Ministers from the fifteen member-nations of the North Atlantic Treaty Organisation gathered in Brussels on Monday (10 December) for the beginning of the two-day Council of Ministers meeting.
SV INT Delegates enter NATO building
CU PAN Mr. Luns arriving
SV Sir Alec Douglas-Home arriving
SCU Dr. Kissinger arrives
TV INT Delegates standing talking
SCU Drs. Kissinger and Luns talking with others
TV & GV Delegates stand talking around tables (2 shots)
SV Icelandic delegates
CU PAN Herr School of West Germany
SV Turkish delegate
SV PAN Canadian, Danish and French delegates taking seats
SV Dutch delegates
SV U.S. delegates
GV Delegates around table
Initials BB/2154 AS/MR/BB/2216
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Background: Ministers from the fifteen member-nations of the North Atlantic Treaty Organisation gathered in Brussels on Monday (10 December) for the beginning of the two-day Council of Ministers meeting.
High on the agenda was the recent Arab-Israeli war and the ensuing crises. The United States' Secretary of State, Dr. Henry Kissinger attended, making his first appearance at a N.A.T.O. meeting. He had been highly critical a few weeks ago over West European attitudes adopted towards the Middle East attitudes that conflicted with the U.S. pro-Israeli stand.
During Monday's opening session, Dr. Kissinger warned that the alliance was faced with the question of whether its member-nations could continue as allies or would drift into competition. Firmly asserting the United States' allegiance to N.A.T.O., the Secretary-of-State said his country was treating the question seriously. He went on to outline what he saw as other problems facing the Organisation.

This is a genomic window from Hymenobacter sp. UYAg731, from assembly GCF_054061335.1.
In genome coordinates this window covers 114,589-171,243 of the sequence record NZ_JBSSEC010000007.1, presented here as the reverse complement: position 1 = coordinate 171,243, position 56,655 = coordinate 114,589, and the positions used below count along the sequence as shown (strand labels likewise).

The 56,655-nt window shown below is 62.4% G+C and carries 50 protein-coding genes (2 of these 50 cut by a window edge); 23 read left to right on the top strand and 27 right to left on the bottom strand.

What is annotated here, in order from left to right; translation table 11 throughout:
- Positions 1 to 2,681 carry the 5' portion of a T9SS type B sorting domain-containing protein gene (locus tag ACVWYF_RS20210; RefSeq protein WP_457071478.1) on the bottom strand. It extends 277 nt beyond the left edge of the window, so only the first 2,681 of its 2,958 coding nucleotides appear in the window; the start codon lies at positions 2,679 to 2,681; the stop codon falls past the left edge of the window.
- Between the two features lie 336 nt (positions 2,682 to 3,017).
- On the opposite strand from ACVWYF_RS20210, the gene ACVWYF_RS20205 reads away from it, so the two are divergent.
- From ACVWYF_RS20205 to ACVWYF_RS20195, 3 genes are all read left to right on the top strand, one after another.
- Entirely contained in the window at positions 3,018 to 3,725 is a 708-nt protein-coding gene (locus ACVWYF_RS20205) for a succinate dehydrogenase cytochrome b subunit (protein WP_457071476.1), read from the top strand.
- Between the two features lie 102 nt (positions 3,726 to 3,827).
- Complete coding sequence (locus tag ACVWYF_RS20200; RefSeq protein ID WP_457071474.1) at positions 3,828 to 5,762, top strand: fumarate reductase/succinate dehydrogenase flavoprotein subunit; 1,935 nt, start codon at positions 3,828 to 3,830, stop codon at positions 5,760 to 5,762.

After Dr. Kissinger's speech, United States officials stated that in affirming U.S. support of N.A.T.O., the Secretary of State had in mind the continued presence of U.S. military forces in Western Europe. Some partners have frequently expressed fears of a unilateral withdrawal by the U.S. of its 300,000 troops in Europe.
The Secretary-General of N.A.T.O., Dr. Joseph Luns, urged members to increase their defences to keep up with "the enormous rise in Soviet military power." Dr. Luns, the first speaker at the meeting, was frank in his remarks about the oil crisis: "Ali of you know that the present economic well-being of our countries is in danger of being seriously jeopardised by the oil embargo of the Arab states and an economic recession may well be on its way."
Another speaker at the Monday session warned of the Soviet threat to the alliance. Britain's Foreign Secretary, Sir Alec Douglas-Home, claimed that the Soviet Union wanted to undermine the West's resolution to defend itself. Sir. Alec urged NATO to stay on guard.
Observers in Brussels feel the delegates at the meeting will be trying to heal rifts within N.A.T.O. caused by the Middle East conflict. To that end, West german Foreign Minister Walter School told his fellow-ministers that differences of opinion must be overcome and lessons learned from what had happened.